We recognize that some tension exists between the Metcalfes' assertion that they were not bound by the warranty because they never signed it and allegations in their complaint with respect to "Renaissance's product support, service and warranty programs," but, in light of the current posture of this case, it is best for the District Court to resolve the factual dispute as to whether the warranty applied to the sale between Renaissance and the Metcalfes. The District Court did not address this issue at the time it granted the motion to dismiss, and therefore we will not reach it either. Instead, we will focus our analysis on the question of whether the District Court may exercise personal jurisdiction over Renaissance.

A. Assessing a Motion to Dismiss for Lack of Personal Jurisdiction

A district court sitting in diversity may assert personal jurisdiction over a nonresident defendant to the extent allowed under the law of the forum state. See, e.g., Time Share Vacation Club v. Atl. Resorts, Ltd., 735 F.2d 61, 63 (3d Cir. 1984). Establishing personal jurisdiction in the Virgin Islands involves a two-part analysis.*fn4 First, there must be a statutory basis for exercising jurisdiction over the nonresident defendant in accordance with the Virgin Islands Long-Arm Statute, V.I. Code Ann. tit. 5, § 4903, and second, the nonresident defendant must have minimum contacts with the Virgin Islands sufficient to satisfy constitutional due process.*fn5 See In re Kelvin Manbodh Asbestos Litig. Series, 47 V.I. 267, 279 (Super. Ct. 2005) ("[T]he Court's in personam jurisdiction is limited first by the terms of the [long-arm] statute and then by the Due Process Clause of the Fourteenth Amendment to the Constitution."); Godfrey v. Int'l Moving Consultants, Inc., 18 V.I. 60, 66 (D.V.I. 1980) ("The proper method of testing jurisdiction over a nonresident defendant is to first determine whether the long-arm statute authorizes the Court to exercise its adjudicatory powers, and then secondly, to decide if such an exercise is constitutionally permissible."). The District Court determined that the Metcalfes failed to meet their burden of showing that the exercise of jurisdiction over Renaissance was permissible because they relied on their own "self-serving declaration" which was "simply insufficient." However, the District Court reached this determination without applying the proper standard for evaluating a motion to dismiss for lack of personal jurisdiction.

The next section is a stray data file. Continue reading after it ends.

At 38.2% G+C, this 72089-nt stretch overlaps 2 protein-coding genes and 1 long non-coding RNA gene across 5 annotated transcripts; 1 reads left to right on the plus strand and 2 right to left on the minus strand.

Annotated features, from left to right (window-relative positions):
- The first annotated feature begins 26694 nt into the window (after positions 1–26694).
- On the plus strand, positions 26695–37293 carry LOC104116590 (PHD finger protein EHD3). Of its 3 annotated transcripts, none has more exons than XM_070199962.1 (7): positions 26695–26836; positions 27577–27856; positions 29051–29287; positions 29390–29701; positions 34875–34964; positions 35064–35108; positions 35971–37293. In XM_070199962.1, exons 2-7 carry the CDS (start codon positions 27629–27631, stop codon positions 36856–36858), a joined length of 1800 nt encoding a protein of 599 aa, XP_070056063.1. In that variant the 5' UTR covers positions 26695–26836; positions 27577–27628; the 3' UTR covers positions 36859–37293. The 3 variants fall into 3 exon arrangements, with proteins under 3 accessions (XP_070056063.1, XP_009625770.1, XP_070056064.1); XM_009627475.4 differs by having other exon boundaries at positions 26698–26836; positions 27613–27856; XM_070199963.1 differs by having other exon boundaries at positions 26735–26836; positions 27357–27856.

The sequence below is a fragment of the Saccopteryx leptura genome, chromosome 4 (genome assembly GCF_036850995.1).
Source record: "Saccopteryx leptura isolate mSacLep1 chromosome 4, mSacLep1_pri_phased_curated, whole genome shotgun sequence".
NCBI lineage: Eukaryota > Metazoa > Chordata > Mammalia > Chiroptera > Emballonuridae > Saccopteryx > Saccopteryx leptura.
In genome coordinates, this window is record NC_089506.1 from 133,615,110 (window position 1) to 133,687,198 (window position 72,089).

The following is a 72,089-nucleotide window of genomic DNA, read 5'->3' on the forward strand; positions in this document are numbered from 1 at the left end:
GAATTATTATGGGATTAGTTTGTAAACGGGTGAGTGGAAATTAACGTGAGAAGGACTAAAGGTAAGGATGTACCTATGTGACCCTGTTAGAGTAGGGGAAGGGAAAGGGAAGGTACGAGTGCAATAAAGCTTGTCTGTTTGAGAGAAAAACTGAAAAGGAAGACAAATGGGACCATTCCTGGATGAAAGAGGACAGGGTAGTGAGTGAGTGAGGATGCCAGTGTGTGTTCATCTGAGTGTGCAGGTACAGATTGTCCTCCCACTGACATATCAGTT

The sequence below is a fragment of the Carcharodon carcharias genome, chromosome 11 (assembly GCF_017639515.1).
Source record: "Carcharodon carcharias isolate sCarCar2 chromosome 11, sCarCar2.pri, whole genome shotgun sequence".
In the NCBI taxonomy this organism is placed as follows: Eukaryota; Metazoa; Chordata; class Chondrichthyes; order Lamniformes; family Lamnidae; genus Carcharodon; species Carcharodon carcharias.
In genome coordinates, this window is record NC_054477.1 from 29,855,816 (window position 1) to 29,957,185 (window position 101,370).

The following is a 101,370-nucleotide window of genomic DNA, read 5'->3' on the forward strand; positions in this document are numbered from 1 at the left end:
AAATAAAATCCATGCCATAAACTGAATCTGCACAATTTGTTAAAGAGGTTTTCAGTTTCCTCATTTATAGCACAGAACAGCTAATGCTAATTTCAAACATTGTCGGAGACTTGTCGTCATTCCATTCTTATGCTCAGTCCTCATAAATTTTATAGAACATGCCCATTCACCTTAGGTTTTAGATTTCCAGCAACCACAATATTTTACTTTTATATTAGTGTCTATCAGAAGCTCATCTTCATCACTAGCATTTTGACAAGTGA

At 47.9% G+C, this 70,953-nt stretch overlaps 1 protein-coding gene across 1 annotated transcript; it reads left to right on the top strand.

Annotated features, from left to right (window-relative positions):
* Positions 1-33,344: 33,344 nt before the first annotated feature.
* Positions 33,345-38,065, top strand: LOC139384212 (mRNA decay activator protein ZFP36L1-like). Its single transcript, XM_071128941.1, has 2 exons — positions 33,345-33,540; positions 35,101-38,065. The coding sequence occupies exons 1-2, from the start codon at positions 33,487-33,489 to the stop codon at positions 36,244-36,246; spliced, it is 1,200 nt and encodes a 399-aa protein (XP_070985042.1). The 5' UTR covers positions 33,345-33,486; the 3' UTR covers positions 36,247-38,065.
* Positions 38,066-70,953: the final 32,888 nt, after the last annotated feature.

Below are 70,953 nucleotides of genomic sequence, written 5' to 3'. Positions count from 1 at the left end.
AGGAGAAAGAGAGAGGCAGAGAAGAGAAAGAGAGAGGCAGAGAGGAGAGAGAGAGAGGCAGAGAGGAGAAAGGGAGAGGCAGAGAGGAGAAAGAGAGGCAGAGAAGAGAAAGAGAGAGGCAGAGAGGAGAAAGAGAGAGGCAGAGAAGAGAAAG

"[T]he burden of demonstrating the facts that establish personal jurisdiction," falls on the plaintiff, Pinker, 292 F.3d at 368, and "once a defendant has raised a jurisdictional defense," the plaintiff must "prov[e] by affidavits or other competent evidence that jurisdiction is proper." Dayhoff Inc. v. H.J. Heinz Co., 86 F.3d 1287, 1302 (3d Cir. 1996). If the district court does not hold an evidentiary hearing, "the plaintiff[s] need only establish a prima facie case of personal jurisdiction." O'Connor v. Sandy Lane Hotel Co., 496 F.3d 312, 316 (3d Cir. 2007) (alterations in original) (internal quotation marks omitted). Moreover, "[i]t is well established that in deciding a motion to dismiss for lack of jurisdiction, a court is required to accept the plaintiff's allegations as true, and is to construe disputed facts in favor of the plaintiff." Toys "R" Us, Inc. v. Step Two, S.A., 318 F.3d 446, 457 (3d Cir. 2003); accord O'Connor, 496 F.3d at 316 (explaining that prior to an evidentiary hearing or trial, "the plaintiff[s] [are] entitled to have [their] allegations taken as true and all factual disputes drawn in [their] favor" (alterations in original) (internal quotation marks omitted)). "Of course, by accepting a plaintiff's facts as true when a motion to dismiss is originally made, a court is not precluded from revisiting the issue if it appears that the facts alleged to support jurisdiction are in dispute." Carteret Sav. Bank, FA v. Shushan, 954 F.2d 141, 142 n.1 (3d Cir. 1992).

Here, the Metcalfes did not merely rest on their pleadings but rather submitted a sworn affidavit and other documentary evidence in support of a finding of personal jurisdiction over Renaissance. Nonetheless, without holding an evidentiary hearing, the District Court discredited this evidence when it stated:

"[S]ave for the contract for the [Prowler 246], the Metcalfes have not come forward with any competent evidence that Renaissance deliberately targeted Virgin Islands residents. The Court is left with the fact that the Metcalfes contacted a Florida corporation regarding the purchase of a product from that corporation in Florida."

The District Court also construed disputed facts against the Metcalfes, which is reflected in the following statement:

"To the extent the Metcalfes again rely on the declaration attached to their opposition, the Metcalfes still fail to meet their burden. That declaration contains several statements that purport to show that Renaissance 'reached out' to the Virgin Islands. . . . Here, again, the Metcalfes' exclusive reliance on bald assertions set forth in a declaration is misplaced for the purpose of establishing personal jurisdiction."